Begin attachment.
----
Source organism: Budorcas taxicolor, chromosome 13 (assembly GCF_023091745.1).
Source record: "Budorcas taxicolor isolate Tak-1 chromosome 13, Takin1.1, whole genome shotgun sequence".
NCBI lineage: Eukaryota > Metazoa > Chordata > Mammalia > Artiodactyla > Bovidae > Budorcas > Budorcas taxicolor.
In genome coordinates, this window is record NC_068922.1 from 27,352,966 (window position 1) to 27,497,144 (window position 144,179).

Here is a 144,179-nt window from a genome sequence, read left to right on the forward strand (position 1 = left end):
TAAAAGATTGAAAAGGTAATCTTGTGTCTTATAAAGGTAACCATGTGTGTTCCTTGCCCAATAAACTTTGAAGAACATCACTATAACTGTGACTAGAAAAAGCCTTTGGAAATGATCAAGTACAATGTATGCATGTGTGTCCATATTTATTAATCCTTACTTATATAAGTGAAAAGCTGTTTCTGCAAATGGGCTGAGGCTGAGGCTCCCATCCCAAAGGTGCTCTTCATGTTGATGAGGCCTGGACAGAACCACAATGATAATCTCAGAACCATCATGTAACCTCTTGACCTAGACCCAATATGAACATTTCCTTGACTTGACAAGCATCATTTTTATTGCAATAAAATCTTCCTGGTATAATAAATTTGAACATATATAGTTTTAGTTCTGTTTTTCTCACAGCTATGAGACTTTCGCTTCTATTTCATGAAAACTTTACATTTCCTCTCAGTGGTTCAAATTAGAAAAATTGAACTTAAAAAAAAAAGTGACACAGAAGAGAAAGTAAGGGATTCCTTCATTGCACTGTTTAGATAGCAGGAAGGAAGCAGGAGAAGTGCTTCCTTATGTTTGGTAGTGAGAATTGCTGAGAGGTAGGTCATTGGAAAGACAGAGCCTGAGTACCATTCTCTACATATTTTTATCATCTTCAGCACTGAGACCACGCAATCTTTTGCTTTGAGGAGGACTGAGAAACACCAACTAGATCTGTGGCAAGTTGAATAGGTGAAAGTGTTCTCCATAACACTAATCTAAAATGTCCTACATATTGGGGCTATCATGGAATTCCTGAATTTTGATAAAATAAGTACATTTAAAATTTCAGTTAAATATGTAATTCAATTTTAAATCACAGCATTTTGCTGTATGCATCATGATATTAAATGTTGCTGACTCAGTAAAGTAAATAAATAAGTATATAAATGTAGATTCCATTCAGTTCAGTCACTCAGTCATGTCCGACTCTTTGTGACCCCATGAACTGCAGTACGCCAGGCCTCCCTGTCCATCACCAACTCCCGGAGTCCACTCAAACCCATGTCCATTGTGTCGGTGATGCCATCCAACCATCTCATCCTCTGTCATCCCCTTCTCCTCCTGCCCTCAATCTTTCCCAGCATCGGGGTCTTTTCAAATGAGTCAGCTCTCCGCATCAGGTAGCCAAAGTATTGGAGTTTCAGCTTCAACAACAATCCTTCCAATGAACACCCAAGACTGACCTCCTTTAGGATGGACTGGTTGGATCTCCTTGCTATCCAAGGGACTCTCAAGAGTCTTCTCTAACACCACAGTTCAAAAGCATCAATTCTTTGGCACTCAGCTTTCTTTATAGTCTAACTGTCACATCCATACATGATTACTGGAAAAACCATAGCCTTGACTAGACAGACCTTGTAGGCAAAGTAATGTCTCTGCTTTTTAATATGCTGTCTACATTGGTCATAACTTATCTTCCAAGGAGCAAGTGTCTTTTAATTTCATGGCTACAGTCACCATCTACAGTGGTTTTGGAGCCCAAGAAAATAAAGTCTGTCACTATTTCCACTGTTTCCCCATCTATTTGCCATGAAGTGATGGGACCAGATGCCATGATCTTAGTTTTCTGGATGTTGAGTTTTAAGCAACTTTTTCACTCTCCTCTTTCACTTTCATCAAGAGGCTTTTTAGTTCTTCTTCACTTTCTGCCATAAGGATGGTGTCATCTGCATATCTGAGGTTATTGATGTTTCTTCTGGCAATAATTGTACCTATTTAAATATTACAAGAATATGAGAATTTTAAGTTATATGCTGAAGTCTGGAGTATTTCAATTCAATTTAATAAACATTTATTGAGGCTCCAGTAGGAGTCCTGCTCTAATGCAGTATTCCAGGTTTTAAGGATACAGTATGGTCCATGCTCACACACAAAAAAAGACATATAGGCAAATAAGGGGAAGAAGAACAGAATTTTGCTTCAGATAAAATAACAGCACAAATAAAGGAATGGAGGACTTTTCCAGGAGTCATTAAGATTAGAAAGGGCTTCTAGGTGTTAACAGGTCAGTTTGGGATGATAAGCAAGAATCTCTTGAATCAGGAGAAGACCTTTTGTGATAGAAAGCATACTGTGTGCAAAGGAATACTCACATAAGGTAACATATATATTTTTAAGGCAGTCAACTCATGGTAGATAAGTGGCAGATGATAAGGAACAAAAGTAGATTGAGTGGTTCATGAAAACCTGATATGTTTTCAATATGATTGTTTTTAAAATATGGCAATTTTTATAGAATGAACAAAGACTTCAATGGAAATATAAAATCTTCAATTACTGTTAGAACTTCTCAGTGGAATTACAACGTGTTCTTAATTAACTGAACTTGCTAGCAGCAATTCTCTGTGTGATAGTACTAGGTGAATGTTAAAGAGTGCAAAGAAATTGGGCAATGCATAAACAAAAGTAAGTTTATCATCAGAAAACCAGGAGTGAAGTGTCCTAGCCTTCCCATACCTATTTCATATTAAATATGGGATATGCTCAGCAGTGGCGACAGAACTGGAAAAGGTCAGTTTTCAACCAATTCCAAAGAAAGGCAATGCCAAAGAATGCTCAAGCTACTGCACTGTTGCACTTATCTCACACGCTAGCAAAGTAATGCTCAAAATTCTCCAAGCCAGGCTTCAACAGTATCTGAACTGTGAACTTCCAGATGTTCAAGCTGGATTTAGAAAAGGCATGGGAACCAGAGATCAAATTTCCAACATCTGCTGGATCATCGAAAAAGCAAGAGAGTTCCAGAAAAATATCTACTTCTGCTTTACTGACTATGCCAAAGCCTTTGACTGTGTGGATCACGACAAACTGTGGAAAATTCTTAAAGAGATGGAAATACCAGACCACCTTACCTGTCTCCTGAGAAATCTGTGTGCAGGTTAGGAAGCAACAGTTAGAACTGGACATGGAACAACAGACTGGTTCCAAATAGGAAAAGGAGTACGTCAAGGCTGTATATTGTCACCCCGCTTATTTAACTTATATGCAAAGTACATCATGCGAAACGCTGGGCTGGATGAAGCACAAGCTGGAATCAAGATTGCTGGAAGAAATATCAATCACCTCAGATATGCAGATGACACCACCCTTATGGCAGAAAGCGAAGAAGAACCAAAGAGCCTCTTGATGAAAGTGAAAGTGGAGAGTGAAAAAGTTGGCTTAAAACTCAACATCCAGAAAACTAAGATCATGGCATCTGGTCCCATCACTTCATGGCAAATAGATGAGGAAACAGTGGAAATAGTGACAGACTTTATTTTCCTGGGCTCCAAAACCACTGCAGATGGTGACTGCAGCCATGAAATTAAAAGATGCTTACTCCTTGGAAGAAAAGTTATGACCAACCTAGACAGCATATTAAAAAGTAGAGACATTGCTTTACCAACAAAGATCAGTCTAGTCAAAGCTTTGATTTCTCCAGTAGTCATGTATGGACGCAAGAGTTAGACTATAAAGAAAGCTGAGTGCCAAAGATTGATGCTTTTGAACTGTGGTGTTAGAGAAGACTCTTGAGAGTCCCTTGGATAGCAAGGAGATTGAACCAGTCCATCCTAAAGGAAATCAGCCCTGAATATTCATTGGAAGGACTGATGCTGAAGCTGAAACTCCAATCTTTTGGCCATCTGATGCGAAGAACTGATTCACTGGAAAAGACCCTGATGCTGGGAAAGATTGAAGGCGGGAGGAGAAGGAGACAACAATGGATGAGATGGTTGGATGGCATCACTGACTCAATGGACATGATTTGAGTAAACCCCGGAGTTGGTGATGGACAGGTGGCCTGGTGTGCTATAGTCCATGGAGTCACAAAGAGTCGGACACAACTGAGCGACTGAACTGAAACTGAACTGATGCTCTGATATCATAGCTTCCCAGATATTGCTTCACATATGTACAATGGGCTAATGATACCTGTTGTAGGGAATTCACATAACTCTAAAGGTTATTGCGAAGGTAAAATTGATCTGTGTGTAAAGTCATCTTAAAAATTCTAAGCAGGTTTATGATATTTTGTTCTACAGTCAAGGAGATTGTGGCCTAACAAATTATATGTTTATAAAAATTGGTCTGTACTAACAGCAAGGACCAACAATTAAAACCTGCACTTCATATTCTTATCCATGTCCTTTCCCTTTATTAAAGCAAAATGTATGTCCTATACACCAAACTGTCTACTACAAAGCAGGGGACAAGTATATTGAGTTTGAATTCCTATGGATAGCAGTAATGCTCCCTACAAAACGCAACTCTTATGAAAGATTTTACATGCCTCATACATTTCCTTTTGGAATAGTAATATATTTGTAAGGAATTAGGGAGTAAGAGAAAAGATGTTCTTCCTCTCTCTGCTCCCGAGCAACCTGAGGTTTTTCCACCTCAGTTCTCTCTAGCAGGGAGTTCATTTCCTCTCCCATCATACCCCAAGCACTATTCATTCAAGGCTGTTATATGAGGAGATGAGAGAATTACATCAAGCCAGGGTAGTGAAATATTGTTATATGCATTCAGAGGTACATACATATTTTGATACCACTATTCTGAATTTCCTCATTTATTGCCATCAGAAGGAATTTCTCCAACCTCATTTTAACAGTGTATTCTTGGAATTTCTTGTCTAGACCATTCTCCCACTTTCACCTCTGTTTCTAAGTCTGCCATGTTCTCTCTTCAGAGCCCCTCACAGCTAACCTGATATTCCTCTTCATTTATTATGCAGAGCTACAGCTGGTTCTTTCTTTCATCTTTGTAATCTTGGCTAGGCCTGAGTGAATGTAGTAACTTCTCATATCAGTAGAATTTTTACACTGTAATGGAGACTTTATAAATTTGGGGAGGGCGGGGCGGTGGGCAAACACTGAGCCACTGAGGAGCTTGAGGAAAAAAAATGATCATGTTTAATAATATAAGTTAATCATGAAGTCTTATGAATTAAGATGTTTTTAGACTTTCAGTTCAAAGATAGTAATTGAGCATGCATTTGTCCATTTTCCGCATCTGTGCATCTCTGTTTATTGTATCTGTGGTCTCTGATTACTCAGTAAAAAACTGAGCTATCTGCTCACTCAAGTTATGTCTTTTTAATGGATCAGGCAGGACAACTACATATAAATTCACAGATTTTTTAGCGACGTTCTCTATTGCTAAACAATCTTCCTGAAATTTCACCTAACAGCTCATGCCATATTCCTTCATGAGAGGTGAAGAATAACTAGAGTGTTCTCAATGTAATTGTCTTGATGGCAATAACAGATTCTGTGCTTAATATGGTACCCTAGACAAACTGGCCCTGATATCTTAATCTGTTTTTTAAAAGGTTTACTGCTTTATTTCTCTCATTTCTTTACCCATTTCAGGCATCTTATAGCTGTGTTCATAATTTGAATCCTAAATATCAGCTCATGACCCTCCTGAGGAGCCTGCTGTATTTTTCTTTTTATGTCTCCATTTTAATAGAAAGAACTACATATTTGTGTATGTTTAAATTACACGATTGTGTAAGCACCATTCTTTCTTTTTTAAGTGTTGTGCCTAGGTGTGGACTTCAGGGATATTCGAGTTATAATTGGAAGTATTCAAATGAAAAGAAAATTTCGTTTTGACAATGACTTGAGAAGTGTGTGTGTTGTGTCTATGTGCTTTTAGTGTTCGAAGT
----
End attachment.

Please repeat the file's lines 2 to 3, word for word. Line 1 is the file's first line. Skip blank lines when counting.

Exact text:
Source record: "Budorcas taxicolor isolate Tak-1 chromosome 13, Takin1.1, whole genome shotgun sequence".
NCBI lineage: Eukaryota > Metazoa > Chordata > Mammalia > Artiodactyla > Bovidae > Budorcas > Budorcas taxicolor.